3. These articles really put a damper on the whole “Christmas Spirit” attitude. Our society is not ecologically conscious in most aspects, why should we think it would be when related to Christmas trees? It is scary to think that fake Christmas trees contain various carcinogenic toxins. Who wants to believe that they are being poisoned while enjoying their decorated trees? Even though the article says that there really is no good solution here at all, I believe that a real tree would be the best way to go. However, ultimately the replant-able trees sound like the best bet, but these are rarely advertised. If society was informed about these types of trees, I believe more people would buy them. No one wants toxic trees, or to harm the environment anymore than we already have. Buying a tree that will contribute to the planet after its use definitely would attract consumers, as well as being a good deed during the holiday season.

  4. Ashley Leonard permalink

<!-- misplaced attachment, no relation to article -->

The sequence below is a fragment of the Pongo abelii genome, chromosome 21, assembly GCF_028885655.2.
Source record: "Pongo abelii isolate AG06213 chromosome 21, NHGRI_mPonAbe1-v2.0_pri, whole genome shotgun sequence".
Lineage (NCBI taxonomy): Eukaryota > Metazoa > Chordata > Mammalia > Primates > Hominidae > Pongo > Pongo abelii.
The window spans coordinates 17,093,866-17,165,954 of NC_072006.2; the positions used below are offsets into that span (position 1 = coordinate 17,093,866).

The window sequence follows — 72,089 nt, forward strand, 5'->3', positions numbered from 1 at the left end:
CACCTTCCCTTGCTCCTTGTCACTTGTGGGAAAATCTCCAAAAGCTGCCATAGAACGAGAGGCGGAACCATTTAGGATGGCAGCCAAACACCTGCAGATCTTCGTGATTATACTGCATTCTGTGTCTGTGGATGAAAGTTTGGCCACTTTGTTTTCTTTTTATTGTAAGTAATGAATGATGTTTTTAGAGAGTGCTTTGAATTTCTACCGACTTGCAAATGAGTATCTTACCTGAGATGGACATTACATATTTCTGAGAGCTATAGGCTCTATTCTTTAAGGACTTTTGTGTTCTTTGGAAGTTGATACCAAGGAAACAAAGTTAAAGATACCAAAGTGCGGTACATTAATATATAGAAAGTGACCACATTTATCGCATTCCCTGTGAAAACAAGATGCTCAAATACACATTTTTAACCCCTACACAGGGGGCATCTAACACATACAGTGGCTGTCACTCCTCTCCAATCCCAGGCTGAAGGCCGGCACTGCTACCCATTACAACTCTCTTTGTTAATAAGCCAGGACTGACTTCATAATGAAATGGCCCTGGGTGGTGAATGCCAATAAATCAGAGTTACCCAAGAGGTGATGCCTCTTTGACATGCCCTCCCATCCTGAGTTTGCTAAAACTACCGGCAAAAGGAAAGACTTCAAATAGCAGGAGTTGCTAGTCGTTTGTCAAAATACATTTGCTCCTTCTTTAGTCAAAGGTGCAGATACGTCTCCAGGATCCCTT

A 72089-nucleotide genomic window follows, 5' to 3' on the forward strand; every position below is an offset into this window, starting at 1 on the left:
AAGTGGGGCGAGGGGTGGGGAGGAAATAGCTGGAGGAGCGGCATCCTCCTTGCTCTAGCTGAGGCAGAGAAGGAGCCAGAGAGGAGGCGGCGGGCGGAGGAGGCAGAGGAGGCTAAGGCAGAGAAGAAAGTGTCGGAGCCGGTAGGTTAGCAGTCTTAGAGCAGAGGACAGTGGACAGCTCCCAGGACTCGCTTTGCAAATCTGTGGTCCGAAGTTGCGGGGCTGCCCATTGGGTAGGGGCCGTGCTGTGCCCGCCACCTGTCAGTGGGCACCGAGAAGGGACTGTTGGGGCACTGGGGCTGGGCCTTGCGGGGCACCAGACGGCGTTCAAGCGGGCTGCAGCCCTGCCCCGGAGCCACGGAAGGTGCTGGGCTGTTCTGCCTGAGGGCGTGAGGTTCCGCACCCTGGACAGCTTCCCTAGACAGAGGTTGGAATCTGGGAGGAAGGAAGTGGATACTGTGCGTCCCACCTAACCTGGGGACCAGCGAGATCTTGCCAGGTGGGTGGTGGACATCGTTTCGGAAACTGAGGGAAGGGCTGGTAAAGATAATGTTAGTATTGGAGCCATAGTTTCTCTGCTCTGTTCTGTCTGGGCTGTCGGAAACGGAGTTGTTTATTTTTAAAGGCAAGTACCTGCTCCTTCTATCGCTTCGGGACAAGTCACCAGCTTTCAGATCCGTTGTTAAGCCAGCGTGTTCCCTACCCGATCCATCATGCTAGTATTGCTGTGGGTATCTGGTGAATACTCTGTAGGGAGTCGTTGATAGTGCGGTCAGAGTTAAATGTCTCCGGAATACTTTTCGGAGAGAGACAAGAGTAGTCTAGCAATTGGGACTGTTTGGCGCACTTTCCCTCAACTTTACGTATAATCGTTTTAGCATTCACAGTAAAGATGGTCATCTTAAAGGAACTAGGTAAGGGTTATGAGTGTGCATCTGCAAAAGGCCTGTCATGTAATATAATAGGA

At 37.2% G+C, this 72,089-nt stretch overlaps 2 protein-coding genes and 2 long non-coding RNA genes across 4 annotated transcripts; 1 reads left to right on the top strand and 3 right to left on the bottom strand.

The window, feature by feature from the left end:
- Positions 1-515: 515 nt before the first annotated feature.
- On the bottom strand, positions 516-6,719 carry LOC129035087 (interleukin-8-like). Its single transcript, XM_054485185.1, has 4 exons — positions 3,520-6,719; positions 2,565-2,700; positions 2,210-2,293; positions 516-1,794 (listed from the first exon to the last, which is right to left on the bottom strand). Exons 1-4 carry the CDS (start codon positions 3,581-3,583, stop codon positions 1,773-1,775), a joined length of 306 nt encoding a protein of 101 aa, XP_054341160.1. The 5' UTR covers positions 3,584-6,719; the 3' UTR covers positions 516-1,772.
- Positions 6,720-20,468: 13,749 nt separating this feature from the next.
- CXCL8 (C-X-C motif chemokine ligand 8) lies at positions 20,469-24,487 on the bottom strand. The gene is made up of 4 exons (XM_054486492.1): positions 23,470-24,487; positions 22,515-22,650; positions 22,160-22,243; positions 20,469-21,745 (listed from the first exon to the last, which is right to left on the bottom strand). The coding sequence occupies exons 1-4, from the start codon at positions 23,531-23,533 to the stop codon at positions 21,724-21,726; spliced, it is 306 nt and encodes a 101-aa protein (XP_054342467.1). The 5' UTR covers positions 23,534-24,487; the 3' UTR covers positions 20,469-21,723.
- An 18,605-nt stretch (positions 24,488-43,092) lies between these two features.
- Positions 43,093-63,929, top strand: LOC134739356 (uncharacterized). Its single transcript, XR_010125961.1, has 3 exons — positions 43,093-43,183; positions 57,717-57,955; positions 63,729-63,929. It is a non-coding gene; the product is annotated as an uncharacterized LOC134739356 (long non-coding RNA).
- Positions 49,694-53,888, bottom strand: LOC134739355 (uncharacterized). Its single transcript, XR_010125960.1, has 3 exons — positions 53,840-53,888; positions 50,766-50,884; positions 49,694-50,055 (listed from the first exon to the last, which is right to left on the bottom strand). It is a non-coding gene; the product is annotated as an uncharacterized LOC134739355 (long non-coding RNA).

Before having taken this class, the most surprising aspect of these articles would be the reality that what is considered nation-wide as an “eco-friendly” choice in re-using a fake Christmas tree every year may have more environmental concerns than a naturally grown tree. And the fact that 85% of the fake trees that are sold North America are produced in China, (when shoppers are encouraged to at least buy an American produced tree), shows that already our nation has fallen at a disadvantage environmentally when purchasing the fake trees. Now though, I am not surprised that not only are fake trees produced with polyvinyl chloride, which is an extremely hazardous form o petroleum-derived plastic to the environment, but environmental harm also affects the surrounding communities in which the plastic is produced that suffer the pollution and the labor workers themselves face incredible danger regarding chemicals they use in the factories. What I find troublesome, though, is where we must go from here. If the fake tree is not the solution, and the majority of real trees are shipped from elsewhere resulting in the pollution of travel as well as causing pollution to local watersheds when discarded after a short time of use, what can we do to save our Christmas tradition? While purchasing a locally grown tree will decrease environmental costs and support a local business, the majority of Americans may not have access or affordability to make the more environmentally friendly consumption. Unfortunately, the fake tree may be the cheapest and most accessible option for the majority of our country.